Thus our adventures and intense stories came to an abrupt end. She disappeared and never talked to me again. You may contend that I should have told her from the beginning that I had another relationship, but to this day I wonder, is it really necessary? Aren’t these boundaries in place precisely to prevent this kind of thing happening? I have not come to an answer as of yet, but I did learn my lesson and, ever since, I make sure to put forth my relationship status when it applies. Funny thing is, it has helped little.

The same happens with hate. You meet a character who is an absolute jackass. Evil to the core. Treats you horribly from the get-go. And what happens? You end up hating the person behind it. Which, funny enough… sometimes is justified. I have had plenty of experiences with villains and tyrants that used RP as a way to express their own… kinks. I am not exaggerating.

I have no qualms about getting invested in your stories and living vicariously through your characters. That is, after all, the very meaning of roleplaying. I have known people who actually wept after a character (theirs or otherwise) goes through a particularly intense experience (like death, breakup, etc). It’s like when you read a novel, you find some characters fascinating and awesome, and the villains are the scum of the earth (or other planets) and you hate  them so much… but they are only stories, and that is something that should always be kept in mind.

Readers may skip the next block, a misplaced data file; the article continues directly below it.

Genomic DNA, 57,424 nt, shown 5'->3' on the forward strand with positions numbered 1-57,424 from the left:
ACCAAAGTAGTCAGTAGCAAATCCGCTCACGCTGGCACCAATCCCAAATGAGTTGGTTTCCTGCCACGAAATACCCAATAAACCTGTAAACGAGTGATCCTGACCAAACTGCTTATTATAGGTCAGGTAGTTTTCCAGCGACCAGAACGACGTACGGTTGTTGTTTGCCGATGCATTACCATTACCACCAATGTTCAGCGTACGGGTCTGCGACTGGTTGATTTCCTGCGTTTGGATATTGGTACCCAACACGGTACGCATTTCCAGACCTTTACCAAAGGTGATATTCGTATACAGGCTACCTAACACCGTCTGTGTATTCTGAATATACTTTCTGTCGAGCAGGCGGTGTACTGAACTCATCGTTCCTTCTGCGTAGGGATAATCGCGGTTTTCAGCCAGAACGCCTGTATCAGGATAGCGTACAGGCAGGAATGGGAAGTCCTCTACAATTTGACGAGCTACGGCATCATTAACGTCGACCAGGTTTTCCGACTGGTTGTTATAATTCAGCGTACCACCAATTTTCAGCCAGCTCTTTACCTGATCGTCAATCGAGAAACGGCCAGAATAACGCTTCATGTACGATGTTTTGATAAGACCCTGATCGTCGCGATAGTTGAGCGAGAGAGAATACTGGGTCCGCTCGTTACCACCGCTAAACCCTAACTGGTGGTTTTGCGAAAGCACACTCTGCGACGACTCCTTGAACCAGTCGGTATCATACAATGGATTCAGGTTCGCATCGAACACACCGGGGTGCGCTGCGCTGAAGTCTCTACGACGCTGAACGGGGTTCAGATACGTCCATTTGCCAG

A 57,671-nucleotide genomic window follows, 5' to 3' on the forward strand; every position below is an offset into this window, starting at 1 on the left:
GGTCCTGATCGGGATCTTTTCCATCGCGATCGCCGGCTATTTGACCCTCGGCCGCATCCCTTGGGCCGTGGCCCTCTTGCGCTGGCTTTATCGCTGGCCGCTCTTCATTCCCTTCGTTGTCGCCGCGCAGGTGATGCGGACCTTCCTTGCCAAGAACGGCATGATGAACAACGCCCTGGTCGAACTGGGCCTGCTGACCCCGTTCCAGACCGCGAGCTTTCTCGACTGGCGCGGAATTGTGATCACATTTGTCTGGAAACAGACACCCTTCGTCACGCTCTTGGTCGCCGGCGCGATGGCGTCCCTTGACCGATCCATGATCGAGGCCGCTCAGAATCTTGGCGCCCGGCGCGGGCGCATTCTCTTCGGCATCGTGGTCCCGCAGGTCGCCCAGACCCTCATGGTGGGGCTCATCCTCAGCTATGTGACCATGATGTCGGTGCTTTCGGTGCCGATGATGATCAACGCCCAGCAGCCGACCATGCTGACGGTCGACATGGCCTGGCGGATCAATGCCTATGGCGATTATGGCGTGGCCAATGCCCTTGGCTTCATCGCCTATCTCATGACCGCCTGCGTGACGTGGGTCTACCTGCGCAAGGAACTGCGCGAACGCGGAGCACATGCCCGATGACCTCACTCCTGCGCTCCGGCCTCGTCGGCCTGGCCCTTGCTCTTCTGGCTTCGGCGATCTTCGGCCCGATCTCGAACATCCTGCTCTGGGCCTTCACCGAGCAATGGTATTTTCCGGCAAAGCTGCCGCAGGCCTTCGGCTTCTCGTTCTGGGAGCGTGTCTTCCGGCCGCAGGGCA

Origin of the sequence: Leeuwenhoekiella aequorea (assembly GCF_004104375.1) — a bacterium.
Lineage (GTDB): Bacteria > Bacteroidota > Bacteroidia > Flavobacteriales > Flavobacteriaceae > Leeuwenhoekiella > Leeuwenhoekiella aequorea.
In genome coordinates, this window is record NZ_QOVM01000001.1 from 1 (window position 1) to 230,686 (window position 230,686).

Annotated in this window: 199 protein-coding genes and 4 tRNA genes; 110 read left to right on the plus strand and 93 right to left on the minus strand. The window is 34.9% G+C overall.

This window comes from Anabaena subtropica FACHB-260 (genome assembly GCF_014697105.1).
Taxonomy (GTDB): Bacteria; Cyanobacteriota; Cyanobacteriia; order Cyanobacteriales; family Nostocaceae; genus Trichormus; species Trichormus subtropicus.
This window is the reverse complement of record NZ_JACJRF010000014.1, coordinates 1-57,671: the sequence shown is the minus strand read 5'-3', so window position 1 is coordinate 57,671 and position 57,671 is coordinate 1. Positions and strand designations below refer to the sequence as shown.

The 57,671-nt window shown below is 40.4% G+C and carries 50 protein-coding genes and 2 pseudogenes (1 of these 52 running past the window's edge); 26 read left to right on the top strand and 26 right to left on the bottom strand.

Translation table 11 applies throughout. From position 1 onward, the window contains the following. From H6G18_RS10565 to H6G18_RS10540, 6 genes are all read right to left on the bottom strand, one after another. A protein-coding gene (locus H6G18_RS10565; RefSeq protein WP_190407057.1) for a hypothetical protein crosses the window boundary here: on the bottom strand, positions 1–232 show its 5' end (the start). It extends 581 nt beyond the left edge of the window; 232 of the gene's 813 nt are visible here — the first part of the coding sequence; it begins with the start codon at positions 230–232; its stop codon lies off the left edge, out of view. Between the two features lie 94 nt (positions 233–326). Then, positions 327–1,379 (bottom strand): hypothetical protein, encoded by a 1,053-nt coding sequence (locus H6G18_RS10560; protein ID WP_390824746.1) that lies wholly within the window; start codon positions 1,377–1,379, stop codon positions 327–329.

This tirade came to my mind as I pondered about so many  RP buddies of mine that have had unpleasant experiences with fellow RPers who essentially use knowledge gleaned from their journals and other ilegitimate sources to bring heavy slander upon them. Many of my buddies (though I prefer to call several of them friends) play characters surrounded by controversy, the stories are intense and, to some, questionable… but these people who came against their fellow players in such a way forget two things: One, and the most obvious, is that the character in the game and the individual at the keyboard are two very different things. Two, that using in character information gained ONLY out of character is an ugly, despicable practice known as  metagaming. That is a big no-no. I have seen my buddies, understandably so, somewhat distraught by such unsavory ordeals. I usually feel, understandably so, fairly outraged. And this is not exactly rare, either. Real life vendettas and harassment born from in-game stories and actions are more common than they should be. Fortunately there is a kinder side to this coin, for, out of these fictitious happenings and lives, many strong, deep, and very real friendships are born.

Never forget that, as riveting, engaging, and sometimes realistic as these stories are, they are still stories. They may be informed by our personalities, but they are not our actual lives. And most important, never forget that, for every character you see out there, there is a living, breathing person behind a screen.

A big salute to my friends and RP buddies. See you next week.

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2 Responses to “Roleplay Adventures: The fine line between the character and the person.”

  1. /Salute ❤ this!